The sutra passage then continues in this manner: “Or there will be forest-dwelling monks wearing clothing of patched rags and living in retirement, who will claim they are practicing the true way, despising and looking down on all humankind. Greedy for profit and support, they will preach the Law to white-robed laymen and will be respected and revered by the world as though they were arhats who possess the six transcendental powers. These men with evil in their hearts, constantly thinking of worldly affairs, will borrow the name of forest-dwelling monks and take delight in proclaiming our faults, saying things like this: ‘These monks are greedy for profit and support and therefore they preach non-Buddhist doctrines and fabricate their own scriptures to delude the people of the world. Because they hope to gain fame and renown thereby they make distinctions when preaching this sutra.’ Because in the midst of the great assembly they constantly try to defame us, they will address the rulers, high ministers, Brahmans, and householders, as well as the other monks, slandering and speaking evil of us, saying, ‘These are men of perverted views who preach non-Buddhist doctrines!’” The Great Teacher Miao-lo makes the following comment: “Third is a section that exposes the arrogance and presumption of those who pretend to be sages.”10 This sutra passage and Miao-lo’s comment on it convey the following meaning. In the evil age there will be many monks who equip themselves with the three robes and one begging bowl and live in a deserted and quiet place, conducting themselves like Mahākāshyapa and the other arhats who have acquired the three insights and the six transcendental powers, respected and revered by the lay believers. When they speak one word regarding the doctrine, it seems like a golden word uttered by the Thus Come One himself. These monks will speak slanderously of those who practice the Lotus Sutra, addressing the rulers and high ministers and saying in an attempt to destroy them, “These are men of perverted views and their doctrines are erroneous in nature!”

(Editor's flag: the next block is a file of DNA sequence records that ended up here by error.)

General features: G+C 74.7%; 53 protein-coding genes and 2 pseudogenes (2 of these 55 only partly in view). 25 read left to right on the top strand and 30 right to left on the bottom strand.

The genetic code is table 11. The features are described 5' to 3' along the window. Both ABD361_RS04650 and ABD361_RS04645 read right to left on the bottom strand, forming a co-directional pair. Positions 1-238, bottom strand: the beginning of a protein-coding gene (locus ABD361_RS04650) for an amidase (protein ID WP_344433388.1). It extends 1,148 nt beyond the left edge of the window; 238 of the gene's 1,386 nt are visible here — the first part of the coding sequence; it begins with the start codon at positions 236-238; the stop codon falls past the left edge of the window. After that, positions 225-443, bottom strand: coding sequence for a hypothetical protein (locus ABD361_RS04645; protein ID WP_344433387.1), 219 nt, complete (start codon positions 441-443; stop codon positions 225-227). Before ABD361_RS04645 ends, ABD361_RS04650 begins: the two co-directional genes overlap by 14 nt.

Regarding these three types of persons, the slanders of the first group, the lay believers, are more easily borne than are those of the second group, the monks with their perverse wisdom. And the slanders of these monks are not as bad as those of the third group, the forest-dwelling monks dressed in their great robes, who are the worst of all.
These three types of persons are represented in the world today by those priests who adhere to the written words of the provisional teachings, or those priests who have little p.220understanding but practice only Zen, believing the statement in various sutras and treatises that the truth is beyond the power of words to describe, or by the members of the lay community who put their trust in such priests. These people do not understand the distinction between the teachings of the sutras preached by the Buddha in the first forty and more years and the teaching of the Lotus Sutra, that is, between the provisional teachings and the true teaching. Therefore, when they read in the Flower Garland Sutra or in the Correct and Equal sutras or the Wisdom sutras that “the mind, the Buddha, and all living beings” are the same,11 or that “the mind itself is the Buddha,”12 and that they will immediately go to pure lands of the ten directions or of the western region,13 and then read in the Lotus Sutra of “the true aspect of all phenomena”14 or that they will immediately go to the pure lands of the ten directions or of the western region,15 they do not realize that, though the words seem to be the same, the meaning is very different. Or they read the statement in the sutras and commentaries that the truth is beyond the power of words to describe, beyond the scope of the mind to imagine, and suppose that nowhere in the sacred teachings of the Buddha’s lifetime is the truth or the enlightenment of the Thus Come One revealed, which is to give way to misguided beliefs. As a result, evil demons take possession of these three types of persons and cause them to do harm to the people of this latter age and bring ruin to the nation.